• Benefits of Converting Liquid Hazwaste to Solid Non-Hazwaste
  • Daniel Stoehr

    Daniel Stoehr is the owner and sole training provider for Daniels Training Services, a company he began in 2010. He is a trained and knowledgeable EHS professional with more than 25 years of experience with the environmental health and safety regulations at the state and federal level. After graduating with a Bachelor’s of Science for Natural Resource Management and Environmental Law Enforcement from UW-Stevens Point, he was employed for 6 years with a waste disposal company where his job responsibilities included manifesting, handling, and transporting hazardous waste throughout the Midwest. More recently he was employed for 13 years by an environmental consulting firm where he was exposed to a wide range of Federal and State EHS regulations pertaining to hazardous waste management and hazardous material transportation. Dan has provided training nationwide at seminars, onsite events, webinars and conferences to fulfill the USEPA training requirements for Hazardous Waste Personnel and those of the USDOT/PHMSA for hazmat employees. His goal is to answer questions and put tools — and the knowledge to use them — into the hands of EHS professionals through engaging and interactive training.

  • Stephen L Winnsays:
    02/21/2017 at 1:51 pm Reply

    How should 5% human albumin be handled and disposed swinn@argostherapeutics.com

    • Daniel Stoehrsays:
      02/22/2017 at 8:18 am Reply

      Hi Stephen,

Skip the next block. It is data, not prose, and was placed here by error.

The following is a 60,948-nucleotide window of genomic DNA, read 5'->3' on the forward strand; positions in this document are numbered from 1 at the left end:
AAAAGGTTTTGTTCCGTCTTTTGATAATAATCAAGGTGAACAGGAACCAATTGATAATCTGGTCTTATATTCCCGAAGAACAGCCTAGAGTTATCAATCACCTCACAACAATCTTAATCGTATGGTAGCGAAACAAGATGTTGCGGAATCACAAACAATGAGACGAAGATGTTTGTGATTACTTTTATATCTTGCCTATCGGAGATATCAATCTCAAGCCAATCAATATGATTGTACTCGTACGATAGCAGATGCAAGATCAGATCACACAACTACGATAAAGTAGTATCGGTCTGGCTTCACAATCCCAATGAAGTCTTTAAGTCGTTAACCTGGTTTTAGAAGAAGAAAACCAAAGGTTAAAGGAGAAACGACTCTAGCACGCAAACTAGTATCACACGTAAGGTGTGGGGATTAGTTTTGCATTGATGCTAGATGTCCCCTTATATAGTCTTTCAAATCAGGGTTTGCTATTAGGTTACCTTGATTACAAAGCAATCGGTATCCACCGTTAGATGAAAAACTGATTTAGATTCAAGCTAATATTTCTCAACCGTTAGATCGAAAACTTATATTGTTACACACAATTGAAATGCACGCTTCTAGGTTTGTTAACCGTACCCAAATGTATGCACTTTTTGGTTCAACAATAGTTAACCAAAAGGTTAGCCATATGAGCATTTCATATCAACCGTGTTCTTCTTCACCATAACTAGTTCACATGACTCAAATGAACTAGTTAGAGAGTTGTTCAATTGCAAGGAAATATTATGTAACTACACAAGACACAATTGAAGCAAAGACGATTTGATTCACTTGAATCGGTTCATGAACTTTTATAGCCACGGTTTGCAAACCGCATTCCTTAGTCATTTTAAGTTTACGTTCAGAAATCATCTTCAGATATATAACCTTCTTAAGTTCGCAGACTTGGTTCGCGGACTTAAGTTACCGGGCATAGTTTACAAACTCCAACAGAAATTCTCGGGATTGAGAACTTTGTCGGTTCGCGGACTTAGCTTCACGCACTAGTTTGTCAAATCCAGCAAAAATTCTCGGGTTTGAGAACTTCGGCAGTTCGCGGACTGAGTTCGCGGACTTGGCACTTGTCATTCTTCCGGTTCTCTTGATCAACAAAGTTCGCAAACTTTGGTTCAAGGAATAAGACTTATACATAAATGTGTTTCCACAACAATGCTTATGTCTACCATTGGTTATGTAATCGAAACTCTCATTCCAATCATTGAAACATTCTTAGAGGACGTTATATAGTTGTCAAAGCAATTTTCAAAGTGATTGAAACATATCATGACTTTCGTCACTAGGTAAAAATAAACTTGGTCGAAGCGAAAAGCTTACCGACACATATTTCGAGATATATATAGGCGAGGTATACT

Thanks for your comment. Albumin is found in human blood. Per 49 CFR 173.134, it may be a division 6.2 Infectious Substance if it is known or reasonably expected to contain a pathogen. If not, then it is not a hazardous material and is not subject to DOT regulation. If it contains a pathogen it is necessary to determine if it is a Category A (permanent disability or life-threatening) or Category B (not permanent or life-threatening).

      Blood & blood component is also classified as a biological product (a subset of a Division 6.2). It must be assigned to identification number UN2814, UN2900, or UN3373, as appropriate. It may be that it must be shipped as a Regulated Medical Waste (more research may be necessary).

      In sum, unless shipper can confirm it does not contain pathogens it must be shipped as a hazardous material.

      More information will be necessary to determine authorized packaging.

      Daniel Stoehr
      Daniels Training Services

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